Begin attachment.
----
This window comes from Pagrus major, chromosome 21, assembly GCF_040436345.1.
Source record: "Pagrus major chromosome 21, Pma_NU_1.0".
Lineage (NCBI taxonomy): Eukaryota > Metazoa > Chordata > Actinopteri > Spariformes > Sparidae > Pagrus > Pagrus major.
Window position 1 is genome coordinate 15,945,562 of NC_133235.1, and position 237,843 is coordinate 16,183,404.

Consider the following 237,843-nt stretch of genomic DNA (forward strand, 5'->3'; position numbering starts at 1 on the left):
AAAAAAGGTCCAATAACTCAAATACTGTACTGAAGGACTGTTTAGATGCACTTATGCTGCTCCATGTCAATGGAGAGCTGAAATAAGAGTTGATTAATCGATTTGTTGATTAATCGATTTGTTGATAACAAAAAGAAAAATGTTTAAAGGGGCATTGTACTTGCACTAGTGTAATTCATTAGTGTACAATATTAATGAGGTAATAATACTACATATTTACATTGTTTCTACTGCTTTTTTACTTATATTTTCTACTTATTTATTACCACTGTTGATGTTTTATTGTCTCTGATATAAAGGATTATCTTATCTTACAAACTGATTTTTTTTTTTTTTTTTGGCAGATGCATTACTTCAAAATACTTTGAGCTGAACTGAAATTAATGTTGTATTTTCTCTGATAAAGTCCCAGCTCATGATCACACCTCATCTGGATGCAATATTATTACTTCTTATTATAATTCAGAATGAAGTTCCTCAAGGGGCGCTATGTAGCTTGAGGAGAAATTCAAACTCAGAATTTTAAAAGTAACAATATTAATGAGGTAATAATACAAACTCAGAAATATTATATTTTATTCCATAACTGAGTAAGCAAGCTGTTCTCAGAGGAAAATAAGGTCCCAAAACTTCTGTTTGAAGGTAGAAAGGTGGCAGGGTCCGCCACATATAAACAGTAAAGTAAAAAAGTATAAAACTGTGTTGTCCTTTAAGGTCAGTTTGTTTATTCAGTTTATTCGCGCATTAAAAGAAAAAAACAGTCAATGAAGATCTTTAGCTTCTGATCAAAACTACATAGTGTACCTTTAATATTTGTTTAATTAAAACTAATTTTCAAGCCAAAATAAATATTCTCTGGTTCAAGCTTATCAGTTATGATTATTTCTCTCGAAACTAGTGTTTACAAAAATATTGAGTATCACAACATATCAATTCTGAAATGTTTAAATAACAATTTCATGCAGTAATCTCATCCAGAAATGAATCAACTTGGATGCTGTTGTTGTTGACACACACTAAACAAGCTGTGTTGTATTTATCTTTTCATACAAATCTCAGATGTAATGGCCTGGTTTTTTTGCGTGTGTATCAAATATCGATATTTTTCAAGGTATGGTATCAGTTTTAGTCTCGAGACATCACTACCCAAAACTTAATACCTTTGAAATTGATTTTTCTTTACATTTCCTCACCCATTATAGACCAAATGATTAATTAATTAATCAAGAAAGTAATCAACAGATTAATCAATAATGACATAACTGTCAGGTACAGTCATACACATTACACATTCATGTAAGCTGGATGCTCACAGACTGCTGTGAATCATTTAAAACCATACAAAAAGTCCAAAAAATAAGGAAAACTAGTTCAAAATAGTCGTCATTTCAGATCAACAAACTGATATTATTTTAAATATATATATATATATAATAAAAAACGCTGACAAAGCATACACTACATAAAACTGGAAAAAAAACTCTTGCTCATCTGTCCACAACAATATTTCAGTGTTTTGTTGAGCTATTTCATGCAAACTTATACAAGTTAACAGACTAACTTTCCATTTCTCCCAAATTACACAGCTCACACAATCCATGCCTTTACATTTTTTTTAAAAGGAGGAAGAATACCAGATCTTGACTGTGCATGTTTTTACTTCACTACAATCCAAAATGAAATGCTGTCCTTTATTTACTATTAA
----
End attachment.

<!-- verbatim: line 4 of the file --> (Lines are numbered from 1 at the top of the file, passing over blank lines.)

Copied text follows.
Window position 1 is genome coordinate 15,945,562 of NC_133235.1, and position 237,843 is coordinate 16,183,404.